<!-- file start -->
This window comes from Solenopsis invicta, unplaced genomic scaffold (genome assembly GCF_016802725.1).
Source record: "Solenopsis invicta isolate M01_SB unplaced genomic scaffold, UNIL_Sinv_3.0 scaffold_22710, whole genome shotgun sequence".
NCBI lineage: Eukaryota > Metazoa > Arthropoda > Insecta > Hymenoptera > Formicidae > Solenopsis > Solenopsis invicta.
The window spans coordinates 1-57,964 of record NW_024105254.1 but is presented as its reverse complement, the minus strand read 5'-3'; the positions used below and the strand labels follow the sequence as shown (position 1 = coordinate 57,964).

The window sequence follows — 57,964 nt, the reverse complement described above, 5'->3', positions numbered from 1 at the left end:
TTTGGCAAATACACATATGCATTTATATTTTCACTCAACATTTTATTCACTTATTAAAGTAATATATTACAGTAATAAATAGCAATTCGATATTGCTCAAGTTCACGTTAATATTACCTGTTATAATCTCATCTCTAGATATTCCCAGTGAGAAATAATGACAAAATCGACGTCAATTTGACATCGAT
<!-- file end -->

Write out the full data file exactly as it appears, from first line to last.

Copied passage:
This window comes from Solenopsis invicta, unplaced genomic scaffold (genome assembly GCF_016802725.1).
Source record: "Solenopsis invicta isolate M01_SB unplaced genomic scaffold, UNIL_Sinv_3.0 scaffold_22710, whole genome shotgun sequence".
NCBI lineage: Eukaryota > Metazoa > Arthropoda > Insecta > Hymenoptera > Formicidae > Solenopsis > Solenopsis invicta.
The window spans coordinates 1-57,964 of record NW_024105254.1 but is presented as its reverse complement, the minus strand read 5'-3'; the positions used below and the strand labels follow the sequence as shown (position 1 = coordinate 57,964).

The window sequence follows — 57,964 nt, the reverse complement described above, 5'->3', positions numbered from 1 at the left end:
TTTGGCAAATACACATATGCATTTATATTTTCACTCAACATTTTATTCACTTATTAAAGTAATATATTACAGTAATAAATAGCAATTCGATATTGCTCAAGTTCACGTTAATATTACCTGTTATAATCTCATCTCTAGATATTCCCAGTGAGAAATAATGACAAAATCGACGTCAATTTGACATCGAT